Modern health and medicine have all but eradicated the poxes and plagues that fixed the life expectancy of a person in the 19th century at 40 years old, but despite long and expensive struggles like “The War on Cancer” and over a hundred clinical trials for Alzheimer’s treatments, our attempts to control the diseases of aging have borne little fruit. In the last thirty years, our understanding of the underlying pathology of Alzheimer’s disease has deepened, yet billions of dollars invested in research have not significantly slowed the course of the disease. Most existing treatments for cancer require swift detection, are extremely invasive and expensive, and cause debilitating side effects. And our defenses against heart disease, stroke, and general frailty remain, at best, crude.
What is geroscience?
Up to now, most approaches have focused on acute treatment of disease, waiting until a patient has obvious or life-threatening symptoms before intervening. The central tenet of geroscience, however, is that the molecular and cellular damage that leads to the diseases of aging begins long before people appear sick. Our risk of getting these diseases peaks after sixty years of age, but the incremental buildup of damage starts in our twenties or thirties. The geroscience approach aims to target the molecular processes that underpin aging here, and fix them at their roots, stopping aging before it starts.
But what are these processes? What are the threads linking all of the ails of aging together to slowly break down our bodies and minds? Over several decades, researchers have unraveled this mystery to find nine interwoven “hallmarks of aging”: genomic instability, telomere attrition, epigenetic alterations, loss of proteostasis, deregulated nutrient sensing, mitochondrial dysfunction, cellular senescence, stem cell exhaustion, and altered intercellular communication. Already interventions targeting one or more of these factors are being developed, from small molecule drugs to genetic alterations, and over fifty have been found to extend lifespan and healthspan in mice, with more being discovered every year.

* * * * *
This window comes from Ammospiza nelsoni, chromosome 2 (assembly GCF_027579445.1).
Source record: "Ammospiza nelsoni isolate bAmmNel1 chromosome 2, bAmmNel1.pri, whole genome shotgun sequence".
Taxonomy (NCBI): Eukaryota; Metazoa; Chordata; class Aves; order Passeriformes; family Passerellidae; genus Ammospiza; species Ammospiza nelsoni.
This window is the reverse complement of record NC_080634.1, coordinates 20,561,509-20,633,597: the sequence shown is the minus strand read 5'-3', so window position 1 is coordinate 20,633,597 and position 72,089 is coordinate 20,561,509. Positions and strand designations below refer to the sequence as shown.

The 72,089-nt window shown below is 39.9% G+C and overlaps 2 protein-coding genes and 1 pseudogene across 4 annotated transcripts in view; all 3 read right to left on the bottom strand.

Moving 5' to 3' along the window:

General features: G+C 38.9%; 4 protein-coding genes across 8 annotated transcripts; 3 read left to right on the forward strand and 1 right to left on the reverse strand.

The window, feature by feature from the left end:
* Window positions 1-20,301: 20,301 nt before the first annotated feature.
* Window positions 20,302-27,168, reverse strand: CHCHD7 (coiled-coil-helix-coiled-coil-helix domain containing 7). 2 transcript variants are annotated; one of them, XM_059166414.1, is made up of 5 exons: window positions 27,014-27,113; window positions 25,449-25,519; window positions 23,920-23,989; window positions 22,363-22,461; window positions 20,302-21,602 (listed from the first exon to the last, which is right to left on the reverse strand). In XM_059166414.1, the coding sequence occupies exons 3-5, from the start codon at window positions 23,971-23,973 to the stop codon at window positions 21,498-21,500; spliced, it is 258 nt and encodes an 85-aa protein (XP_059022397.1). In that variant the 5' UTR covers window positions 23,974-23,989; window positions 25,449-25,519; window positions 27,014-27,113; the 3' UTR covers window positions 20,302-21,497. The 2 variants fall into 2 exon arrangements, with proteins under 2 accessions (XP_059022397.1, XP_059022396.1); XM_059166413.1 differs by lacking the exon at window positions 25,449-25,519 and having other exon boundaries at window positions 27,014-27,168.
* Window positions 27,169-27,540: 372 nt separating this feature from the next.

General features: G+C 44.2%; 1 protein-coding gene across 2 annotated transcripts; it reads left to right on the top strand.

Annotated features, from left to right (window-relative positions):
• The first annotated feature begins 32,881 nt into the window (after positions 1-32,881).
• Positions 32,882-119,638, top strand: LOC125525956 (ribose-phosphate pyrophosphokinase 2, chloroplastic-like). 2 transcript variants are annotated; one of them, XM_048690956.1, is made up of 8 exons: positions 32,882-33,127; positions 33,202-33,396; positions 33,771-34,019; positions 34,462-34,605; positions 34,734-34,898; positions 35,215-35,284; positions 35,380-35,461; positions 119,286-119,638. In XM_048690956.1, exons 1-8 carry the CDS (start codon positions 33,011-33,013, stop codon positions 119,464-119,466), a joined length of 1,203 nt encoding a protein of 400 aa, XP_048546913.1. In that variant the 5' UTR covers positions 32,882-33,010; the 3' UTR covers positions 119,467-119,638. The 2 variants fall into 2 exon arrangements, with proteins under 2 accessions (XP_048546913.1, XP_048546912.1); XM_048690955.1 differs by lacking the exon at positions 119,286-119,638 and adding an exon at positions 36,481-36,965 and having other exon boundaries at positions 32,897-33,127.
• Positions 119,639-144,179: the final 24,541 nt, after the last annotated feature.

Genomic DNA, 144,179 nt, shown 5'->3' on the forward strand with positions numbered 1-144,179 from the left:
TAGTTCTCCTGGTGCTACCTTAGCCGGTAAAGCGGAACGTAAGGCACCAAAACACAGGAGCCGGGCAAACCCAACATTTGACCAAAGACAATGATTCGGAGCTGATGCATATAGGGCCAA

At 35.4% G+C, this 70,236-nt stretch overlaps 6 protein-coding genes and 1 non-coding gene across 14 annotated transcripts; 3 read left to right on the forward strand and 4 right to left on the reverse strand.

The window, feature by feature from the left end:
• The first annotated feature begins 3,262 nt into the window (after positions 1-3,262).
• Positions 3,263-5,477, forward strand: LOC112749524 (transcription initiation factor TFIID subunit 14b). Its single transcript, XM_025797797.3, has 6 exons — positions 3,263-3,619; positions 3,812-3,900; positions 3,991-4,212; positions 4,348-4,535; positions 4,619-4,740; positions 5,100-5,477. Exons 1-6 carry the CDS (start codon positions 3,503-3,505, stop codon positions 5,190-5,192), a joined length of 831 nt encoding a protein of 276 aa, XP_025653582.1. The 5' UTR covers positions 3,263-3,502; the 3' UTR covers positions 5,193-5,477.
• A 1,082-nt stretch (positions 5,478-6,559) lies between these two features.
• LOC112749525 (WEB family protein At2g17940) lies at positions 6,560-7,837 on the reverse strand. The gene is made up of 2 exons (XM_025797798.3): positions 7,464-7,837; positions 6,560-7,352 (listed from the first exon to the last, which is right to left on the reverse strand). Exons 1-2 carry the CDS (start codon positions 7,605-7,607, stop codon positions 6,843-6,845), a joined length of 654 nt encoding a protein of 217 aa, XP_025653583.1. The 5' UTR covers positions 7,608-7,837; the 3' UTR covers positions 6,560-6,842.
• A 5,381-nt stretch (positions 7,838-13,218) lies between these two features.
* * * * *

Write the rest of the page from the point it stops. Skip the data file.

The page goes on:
But the road from mouse model to viable human medicine is a long one, with numerous obstacles standing in the way. Findings from non-human organisms are frequently difficult to translate to our own species. What’s more, even the most promising interventions must clear stringent regulations in an infrastructure ill-equipped to handle preventative treatment. This may be just beginning to change with the FDA’s approval of the first anti-aging drug trial on humans, using the diabetes drug metformin to slow the onset of multiple age-related diseases at once. If it were successful, such a study could blaze a path for other aging cures to follow. A new class of drugs, known as senolytics, could set an even brighter precedent by functioning both as an acute treatment and a prophylactic one.
Geroscience in industry and philanthropy
In the past few years, a rapidly growing industry has sprung up around the geroscience approach, with both companies producing individual technologies like Unity Biotechnology, and tech giants like Google and Facebook making broader moves into the space. Google’s Calico, an independent R&D biotech company partnering with AbbVie and numerous academic institutes, was founded in 2013 to promote “health, well-being, and longevity”, and in 2016 Mark Zuckerberg pledged $3 billion to Chan Zuckerberg Science with the goal of curing or preventing all disease by 2100. In addition to these large investments into basic research, more commercially focused endeavors like Genentech and Eli Lilly’s Alzheimer’s trials and GenSight’s efforts to replace defective mitochondrial genes have been popping up as well.
We are on the verge of a paradigm shift in how we treat the diseases of aging. The first medicines to make us live longer and healthier lives already exist, and massive investments are catalyzing the creation of many more. We are poised to be either the first generation to live for over a century, or the last generation not to. We’ve created Geroscience to share our enthusiasm for this space, and to cultivate a source of accessible science and realistic discourse.
Each week we’ll bring you detailed, informative content featuring the most interesting developments in research and industry around the world, interviews with key figures, and exposition on essential topics. Please join us as we:
- Explain the fundamentals of geroscience
- Follow experts into the lab, look behind the scenes at the business of biotech, and explore the latest trends from scientific conferences on aging research
- Aid collaboration between scientific communities, connecting researchers, investors, and industry heads from around the globe
- Provide tips based on scientific analysis to promote healthy aging